In just over a week, it will no longer cost money for bandwidth for inbound data transfers into Microsoft's cloud platform, Windows Azure.
The pricing tweak, announced on Thursday and effective from 1 July, means Microsoft has eliminated the bandwidth cost of moving datasets into the Azure cloud, though storage costs will have to be paid. The offer applies to both peak and off-peak usage.
"In essence, it's really to make it simpler to get started [in the cloud]... and make it easy for people to cost how they're going to use [it]," Michael Newberry, Windows Azure Lead for Microsoft in the UK, said.
Azure's cloud rival Amazon Web Services had a similar offer in the summer of 2009, though it put a limit on this and resumed charging for inbound data on 30 June, 2010.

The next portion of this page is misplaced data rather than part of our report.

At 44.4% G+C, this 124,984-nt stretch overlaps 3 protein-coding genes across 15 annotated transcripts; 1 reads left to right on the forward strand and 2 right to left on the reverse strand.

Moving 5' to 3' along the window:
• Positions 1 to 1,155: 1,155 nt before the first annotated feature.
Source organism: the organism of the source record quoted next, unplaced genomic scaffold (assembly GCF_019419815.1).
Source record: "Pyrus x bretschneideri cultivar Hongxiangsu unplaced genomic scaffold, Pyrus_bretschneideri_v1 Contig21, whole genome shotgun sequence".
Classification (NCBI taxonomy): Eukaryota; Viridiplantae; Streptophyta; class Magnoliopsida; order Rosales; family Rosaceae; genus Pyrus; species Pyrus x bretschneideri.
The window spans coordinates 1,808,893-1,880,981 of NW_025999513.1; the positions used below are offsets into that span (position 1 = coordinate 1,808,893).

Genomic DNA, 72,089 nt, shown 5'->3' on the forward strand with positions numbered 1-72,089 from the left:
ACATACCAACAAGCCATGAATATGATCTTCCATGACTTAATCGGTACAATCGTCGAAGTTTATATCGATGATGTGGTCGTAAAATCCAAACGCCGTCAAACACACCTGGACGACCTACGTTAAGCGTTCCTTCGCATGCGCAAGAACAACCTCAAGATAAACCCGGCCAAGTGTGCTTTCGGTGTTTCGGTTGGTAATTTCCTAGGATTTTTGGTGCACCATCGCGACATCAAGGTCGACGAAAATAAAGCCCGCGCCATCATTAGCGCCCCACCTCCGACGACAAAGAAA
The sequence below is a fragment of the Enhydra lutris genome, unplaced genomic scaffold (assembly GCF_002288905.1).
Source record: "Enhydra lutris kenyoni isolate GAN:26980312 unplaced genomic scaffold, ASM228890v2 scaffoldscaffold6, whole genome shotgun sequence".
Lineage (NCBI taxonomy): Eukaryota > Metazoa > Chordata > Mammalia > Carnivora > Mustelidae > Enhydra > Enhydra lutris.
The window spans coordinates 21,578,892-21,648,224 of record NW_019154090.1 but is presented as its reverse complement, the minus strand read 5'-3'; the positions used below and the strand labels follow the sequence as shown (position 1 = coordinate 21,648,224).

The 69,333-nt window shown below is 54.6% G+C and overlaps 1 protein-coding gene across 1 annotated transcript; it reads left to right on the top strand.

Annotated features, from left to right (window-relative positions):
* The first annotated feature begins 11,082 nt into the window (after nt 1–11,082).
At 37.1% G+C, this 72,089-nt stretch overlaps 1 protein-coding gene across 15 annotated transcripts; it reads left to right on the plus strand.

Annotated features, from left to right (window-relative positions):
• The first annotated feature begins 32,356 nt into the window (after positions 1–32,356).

According to Newberry, Microsoft has no timetable for ending the free bandwidth arrangement.
It extends to web-based applications into which consumers can upload data. Under the revised pricing, an Azure-based site for hosting photos would not carry bandwidth costs for data uploads, for example.
"There will continue to be a storage charge, but no bandwidth charges from Microsoft for incoming data (of any type)," a Microsoft spokesman said in a statement.
This pricing tweak follows on from Microsoft's free Azure trial, which is set to expire on 30 June, 2011.